First of all, Happy New Year, good people!
We are kicking off 2014 with a somewhat refreshed and redesigned License selection screen. That’s the screen you see after you click the “Add to shopping cart” button on any page, as well as the License page that displays what you can and cannot do with our music after you buy the track from our site with one of the available license options.
The old License selection screen was getting a bit too text heavy, as you can see in this image of the old License select screen:
By way of comparison, here is the new License select screen which we think look more attractive and makes it easier to get an overview over exactly what rights you get with the different License types:
Additionally, we have renamed the Mass Market License to Extended License, and we have renamed the TV/Radio Advertising Commercial License to Widest License. These new names give us a bit more flexibility and are easier to remember and understand.
We hope that you will find these updates are to your benefit. Thanks for reading!
In this article we try to dispel some common myths and misunderstandings about music copyrights, music usage rights and music licensing.
“I can use this music for free because I found it on the internet.”
No. All music found on the internet is under copyright, unless it specifically states otherwise. In fact, even if it does specifically state otherwise, this statement is probably wrong. (Meaning that the music is probably actually under copyright even if the web site where you found it says that it isn’t).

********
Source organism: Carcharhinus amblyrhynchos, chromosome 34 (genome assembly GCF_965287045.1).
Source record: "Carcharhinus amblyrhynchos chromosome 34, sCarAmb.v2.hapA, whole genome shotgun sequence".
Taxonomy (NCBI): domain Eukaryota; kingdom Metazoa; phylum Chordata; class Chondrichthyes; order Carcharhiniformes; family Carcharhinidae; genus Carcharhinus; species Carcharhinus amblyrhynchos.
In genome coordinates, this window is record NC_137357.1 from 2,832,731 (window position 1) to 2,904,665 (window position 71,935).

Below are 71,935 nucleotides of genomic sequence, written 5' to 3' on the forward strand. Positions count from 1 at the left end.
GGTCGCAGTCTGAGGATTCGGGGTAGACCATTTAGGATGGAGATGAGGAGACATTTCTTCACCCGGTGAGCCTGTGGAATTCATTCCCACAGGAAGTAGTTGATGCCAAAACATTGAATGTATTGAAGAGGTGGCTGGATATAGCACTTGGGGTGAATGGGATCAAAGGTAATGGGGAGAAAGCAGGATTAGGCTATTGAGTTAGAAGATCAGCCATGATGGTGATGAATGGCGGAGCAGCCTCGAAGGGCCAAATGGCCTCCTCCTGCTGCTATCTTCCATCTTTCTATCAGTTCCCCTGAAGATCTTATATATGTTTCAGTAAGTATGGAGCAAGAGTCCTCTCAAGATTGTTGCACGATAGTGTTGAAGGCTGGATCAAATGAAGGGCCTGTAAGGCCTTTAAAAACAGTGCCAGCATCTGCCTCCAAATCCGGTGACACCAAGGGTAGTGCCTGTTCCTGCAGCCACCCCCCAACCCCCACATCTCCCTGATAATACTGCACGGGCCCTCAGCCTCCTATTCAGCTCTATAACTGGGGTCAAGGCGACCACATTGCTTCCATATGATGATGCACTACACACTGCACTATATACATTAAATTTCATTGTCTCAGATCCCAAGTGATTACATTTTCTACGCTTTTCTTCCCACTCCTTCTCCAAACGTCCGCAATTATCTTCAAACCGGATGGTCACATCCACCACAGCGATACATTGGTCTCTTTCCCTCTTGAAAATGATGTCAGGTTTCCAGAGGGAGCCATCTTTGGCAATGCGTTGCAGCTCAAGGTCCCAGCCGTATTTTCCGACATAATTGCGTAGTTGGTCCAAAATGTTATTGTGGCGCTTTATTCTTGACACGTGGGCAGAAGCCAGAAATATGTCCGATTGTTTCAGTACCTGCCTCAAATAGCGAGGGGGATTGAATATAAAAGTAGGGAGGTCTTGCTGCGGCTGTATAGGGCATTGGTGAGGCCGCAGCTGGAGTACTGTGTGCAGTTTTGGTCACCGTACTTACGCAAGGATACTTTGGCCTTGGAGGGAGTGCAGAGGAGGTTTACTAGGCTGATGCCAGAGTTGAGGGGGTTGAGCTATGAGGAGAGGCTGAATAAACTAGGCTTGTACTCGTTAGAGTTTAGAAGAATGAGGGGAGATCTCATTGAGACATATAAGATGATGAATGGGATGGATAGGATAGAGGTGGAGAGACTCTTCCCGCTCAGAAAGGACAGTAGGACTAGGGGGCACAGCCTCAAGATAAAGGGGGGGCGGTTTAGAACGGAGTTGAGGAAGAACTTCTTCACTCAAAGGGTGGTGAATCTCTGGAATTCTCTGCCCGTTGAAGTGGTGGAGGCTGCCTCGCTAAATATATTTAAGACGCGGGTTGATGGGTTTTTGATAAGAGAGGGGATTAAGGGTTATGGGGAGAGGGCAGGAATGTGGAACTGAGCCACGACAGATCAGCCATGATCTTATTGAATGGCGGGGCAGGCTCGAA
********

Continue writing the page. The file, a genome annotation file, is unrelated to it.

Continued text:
“I can use this music for free because the composer is dead.”
No. The copyright in a music composition lives for many years after the composer has died. The number of years vary from country to country, but is generally around 50-75 years from the death of the composer. And even then, you can’t just take a recording of that music and use it as you wish, becasue there are two copyrights in every musical recording: A copyright in the composition, and a copyright in the recording. The copyright in the recording never expires.
“Nobody will care if I bend the rules, because I’m just a small fish.”